• ‘You don't want to inflame the situation while the crew is there.’
      • ‘Any retaliatory attack would only inflame the current situation,’ he warned.’
      • ‘And consistent with the policies that we have upheld in relation to hostages, we don't want to inflame the situation by needless and unnecessary comment.’
      • ‘Some retailers think that if they report light-fingered staff to police instead of simply firing them, they inflame the situation and increase the risk of later legal action.’
      • ‘I think the president doesn't want to further inflame the situation.’
      • ‘To go in and make arrests would inflame the situation.’
      • ‘If staff act in a trained, controlled manner they are less likely to inflame the situation.’
      • ‘Of course, it's not reporters' job to intentionally inflame bad situations.’
      • ‘Usually, outside comments just serve to inflame the situation.’
      • ‘Instead, the minister's comments seem to have inflamed the situation.’
      • ‘They are not at all helpful and might inflame the situation.’
      • ‘The workers were already very angry but he's after inflaming the whole situation now.’
      • ‘They felt that inflaming the situation with a vitriolic confrontation would make them feel more at risk.’
      • ‘A spokesman for the society said the thread running through the guidelines was that solicitors should do ‘anything possible’ to avoid inflaming the situation.’
      • ‘Some of the men outside the mosque said that the raid would inflame the situation’.’
      • ‘Political leaders on all sides had inflamed the situation, creating a momentum that they could no longer control let alone quell.’
      • ‘Julia Morley said the contest had been used as a ‘political football’ and blamed a Nigerian journalist for inflaming the situation.’
      • ‘I do not want to inflame the situation by making any further comments until we know exactly why this happened.’
      • ‘The situation is inflamed by cut-price drinks offers, such as paying £5 to drink as much as you want.’
  • 2Cause inflammation in (a part of the body)

    ‘the finger joints were inflamed with rheumatoid arthritis’
    ‘inflamed eyes and lips’
    • ‘It can be made into a salve or the tincture can be painted on boils, felons, carbuncles, abscesses, inflamed acne, cellulitis and other local inflammations.’
    • ‘The doctor diagnosed my knee as having minor cartilage damage, yet the arthroscopic surgery only inflamed the joint.’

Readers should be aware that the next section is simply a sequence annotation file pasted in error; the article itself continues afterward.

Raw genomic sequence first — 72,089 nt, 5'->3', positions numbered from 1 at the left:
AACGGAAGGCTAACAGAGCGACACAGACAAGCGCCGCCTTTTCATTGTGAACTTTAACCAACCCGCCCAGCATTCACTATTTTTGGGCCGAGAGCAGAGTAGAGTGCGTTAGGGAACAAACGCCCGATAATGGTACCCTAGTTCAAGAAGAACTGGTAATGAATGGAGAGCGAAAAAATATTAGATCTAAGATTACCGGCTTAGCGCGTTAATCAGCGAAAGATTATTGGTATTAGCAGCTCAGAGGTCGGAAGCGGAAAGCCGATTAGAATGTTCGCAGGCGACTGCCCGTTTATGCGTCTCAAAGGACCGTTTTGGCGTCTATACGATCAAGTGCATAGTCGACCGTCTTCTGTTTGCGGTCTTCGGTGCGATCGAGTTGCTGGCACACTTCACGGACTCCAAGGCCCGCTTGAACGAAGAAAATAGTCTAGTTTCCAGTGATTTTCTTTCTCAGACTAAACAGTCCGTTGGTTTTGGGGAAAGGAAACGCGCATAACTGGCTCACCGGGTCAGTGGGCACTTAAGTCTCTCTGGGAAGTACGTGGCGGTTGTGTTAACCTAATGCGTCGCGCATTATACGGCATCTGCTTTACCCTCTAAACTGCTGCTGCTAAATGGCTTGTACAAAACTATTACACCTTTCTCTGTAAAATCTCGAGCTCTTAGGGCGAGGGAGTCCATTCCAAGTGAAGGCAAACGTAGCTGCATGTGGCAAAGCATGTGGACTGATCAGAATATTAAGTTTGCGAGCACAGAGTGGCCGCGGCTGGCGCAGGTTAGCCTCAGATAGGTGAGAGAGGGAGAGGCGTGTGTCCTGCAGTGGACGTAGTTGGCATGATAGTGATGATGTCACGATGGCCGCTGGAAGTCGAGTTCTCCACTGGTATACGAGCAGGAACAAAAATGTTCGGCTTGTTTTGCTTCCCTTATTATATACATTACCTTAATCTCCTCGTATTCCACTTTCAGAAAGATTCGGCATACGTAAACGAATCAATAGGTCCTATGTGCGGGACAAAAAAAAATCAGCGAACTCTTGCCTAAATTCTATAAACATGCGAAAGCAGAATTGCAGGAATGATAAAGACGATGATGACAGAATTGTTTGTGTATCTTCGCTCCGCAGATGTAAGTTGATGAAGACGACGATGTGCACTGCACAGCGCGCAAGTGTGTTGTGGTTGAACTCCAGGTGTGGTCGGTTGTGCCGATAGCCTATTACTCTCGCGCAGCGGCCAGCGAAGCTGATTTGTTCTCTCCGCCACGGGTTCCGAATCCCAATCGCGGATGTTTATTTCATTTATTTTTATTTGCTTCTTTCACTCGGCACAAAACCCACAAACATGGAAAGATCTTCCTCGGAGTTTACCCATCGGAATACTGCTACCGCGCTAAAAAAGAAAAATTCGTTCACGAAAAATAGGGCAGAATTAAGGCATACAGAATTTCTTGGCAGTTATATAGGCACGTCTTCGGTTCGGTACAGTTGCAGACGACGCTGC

• ‘Cutaneous infections irritate and inflame the skin, further reducing its efficiency as a barrier.’
    • ‘Arthritis can cause your joints to become inflamed and painful.’
    • ‘Biopsy of the wall of the mucocoele taken at the time of surgery showed chronically inflamed respiratory mucosa.’
    • ‘The surrounding gum may also be inflamed, tender and swollen.’
    • ‘Advise her to rest affected joints when they are inflamed.’
    • ‘It is possible that when BAL is performed in an infected or inflamed area in infants, more pyrogenic cytokines are released.’
    • ‘Just like the blood vessels around the heart can become clogged with cholesterol plaques and inflamed tissue, the blood vessels in the legs and the neck can become partially or totally blocked.’
    • ‘During pregnancy, your gums are more likely to become inflamed or infected.’
    • ‘This infection inflames the meninges, and it is called meningitis.’
    • ‘If many of your joints are inflamed, your doctor may prescribe oral corticosteroids, such as prednisone.’
    • ‘This is caused by infected and inflamed diverticula perforating or rupturing.’
    • ‘Her uvula was almost atrophic but was slightly inflamed on its tip - certainly not consistent with the symptoms she described.’
    • ‘If you have arthritis, inflamed joints can turn these minor inconveniences into painful struggles.’
    • ‘Rubbing against the joint sometimes causes this sac to become inflamed, swollen and sore.’
    • ‘Some children also inhale these contents into the lungs, where they can make inflamed airways even more swollen.’
    • ‘The warnings state that Vitrase should not be used to reduce the swelling of bites, stings, and infected or inflamed areas because of the possibility of spreading a localized infection.’
    • ‘You should take plenty of rest periods when your joints are inflamed and you are in pain.’
    • ‘When part of your body is inflamed, it is red, hot and sore.’
    swollen, puffed up
    View synonyms
  • 3literary Light up with or as if with flames.

    ‘the torches inflame the night to the eastward’
    • ‘After the last two weeks he may be less enthusiastic about all those flashes inflaming the night.’
    • ‘The shadow engulfed figure's face illuminated as he inflamed a lighter.’
    • ‘Woe unto them that rise up early in the morning, that they may follow strong drink; that continue until night, till wine inflame them!’
    • ‘Open your eyes, still heavy and inflamed by late night television and tears’
    • ‘At the courthouse, endless speeches inflamed the night air.’

Origin

Middle English enflaume, inflaume, from Old French enflammer, from Latin inflammare, from in- ‘into’ + flamma ‘flame’.

Pronunciation

inflame

/ɪnˈfleɪm/